Pune: Movie buffs fond of old classics can now watch the first silent film `Raja Harishchandra` in the DVD format.
Produced by legendary Dadasaheb Phalke, the first indigenous film `Raja Harishchandra`, exhibited on May 3, 1913 at the Coronation Cinema in Mumbai, is now being distributed in DVD form by the city-based National Film Archives of India (NFAI), its director Prashant Pathrabe told reporters.
"The decision to make DVDs of the silent movies was taken in view of a long felt need to reach the general masses, who are interested in having an access to the historically significant work of pioneers of Indian cinema," Pathrabe said.
Alongwith it, five other silent movies that marked the beginning of the Indian film industry would also be now available in DVD format, he said.
Embarking on the centenary celebrations of Indian cinema, the NFAI will also make available an assortment of photographs and film posters from its collection which will be sold to general public, he said.
Elaborating on the significance of the first film, produced by the father of Indian cinema which can now be watched by millions at home, Pathrabe said, "`Raja Harishchandra` was made by Phalke overcoming all odds and financial difficulties and also social stigma attached to films a century back.
"He was almost ex-communicated (in Maharashtra). He was unable to seek a heroine for his film and the female characters were enacted by men. One Salunke played the female role of Taramati in this mythological film," the NFAI director said.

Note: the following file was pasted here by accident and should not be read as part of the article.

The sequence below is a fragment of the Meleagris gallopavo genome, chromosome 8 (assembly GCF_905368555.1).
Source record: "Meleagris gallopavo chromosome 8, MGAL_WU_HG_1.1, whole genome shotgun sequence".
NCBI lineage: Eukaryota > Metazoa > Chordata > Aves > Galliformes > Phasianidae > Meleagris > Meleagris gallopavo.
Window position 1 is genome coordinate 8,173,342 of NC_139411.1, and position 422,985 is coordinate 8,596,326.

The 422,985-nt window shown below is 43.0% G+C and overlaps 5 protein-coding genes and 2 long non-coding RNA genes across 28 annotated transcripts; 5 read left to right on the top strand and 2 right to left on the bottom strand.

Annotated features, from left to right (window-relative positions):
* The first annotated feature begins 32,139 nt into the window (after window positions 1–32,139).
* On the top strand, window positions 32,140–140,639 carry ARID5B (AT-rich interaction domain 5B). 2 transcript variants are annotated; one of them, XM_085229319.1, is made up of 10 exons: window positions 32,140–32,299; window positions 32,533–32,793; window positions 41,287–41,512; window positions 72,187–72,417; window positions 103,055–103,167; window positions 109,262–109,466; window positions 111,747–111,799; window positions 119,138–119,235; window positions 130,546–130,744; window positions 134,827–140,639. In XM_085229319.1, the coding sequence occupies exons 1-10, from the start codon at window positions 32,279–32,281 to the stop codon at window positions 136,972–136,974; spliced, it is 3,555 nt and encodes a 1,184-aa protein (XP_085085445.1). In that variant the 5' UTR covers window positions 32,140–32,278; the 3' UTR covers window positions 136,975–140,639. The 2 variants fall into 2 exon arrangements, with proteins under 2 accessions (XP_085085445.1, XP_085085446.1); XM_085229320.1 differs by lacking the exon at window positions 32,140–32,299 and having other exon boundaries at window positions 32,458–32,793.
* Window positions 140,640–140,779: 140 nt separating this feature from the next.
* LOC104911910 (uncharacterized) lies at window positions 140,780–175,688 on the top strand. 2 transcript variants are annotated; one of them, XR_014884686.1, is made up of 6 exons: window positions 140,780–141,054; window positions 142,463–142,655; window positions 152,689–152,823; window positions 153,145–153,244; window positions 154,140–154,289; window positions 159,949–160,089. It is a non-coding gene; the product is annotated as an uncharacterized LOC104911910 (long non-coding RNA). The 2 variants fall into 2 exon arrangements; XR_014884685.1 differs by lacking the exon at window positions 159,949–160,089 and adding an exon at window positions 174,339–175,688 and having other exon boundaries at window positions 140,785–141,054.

"With this film, (`Raja Harishchandra`) Phalke laid the
foundation of the largest film producing country in the world. A man with multiple talents, he began his film career at the late age of 42, made more than 100 films in a span of 20 years and pioneered the film industry in India," he added.
As a one man institution, he trained his actors and technicians, supervised sets, photographed, developed, printed and edited his film and distributed it single-handedly.
"Phalke held a preview of the film like a showman at the Olympus Cinema on April 12, 1913 where the elite of Bombay were invited. The 3,700 feet long first Indian feature film was commercially released on May 3, 1913," Pathrabe added.
Along with `Raja Harishchandra`, the NFAI DVD contains five more films of the silent era namely `Lanka-Dahan`,`Kaliya Mardan`, `Shrikrishna Janma` (all produced by Phalke) and `Jamai Babu` (Bengali) and `Martand Verma` (Malaylam).
Another highlight of the centenary celebrations of Indian Cinema will be screening of the films of Dadasaheb Phalke award winners, which will be done in collaboration with Film and Television Institute of India (FTII), Pathrabe said.
To mark the occasion, the NFAI has also launched a website, developed to bring film lovers on a common interactive platform where they can post their articles, views and opinions of films and film related issues.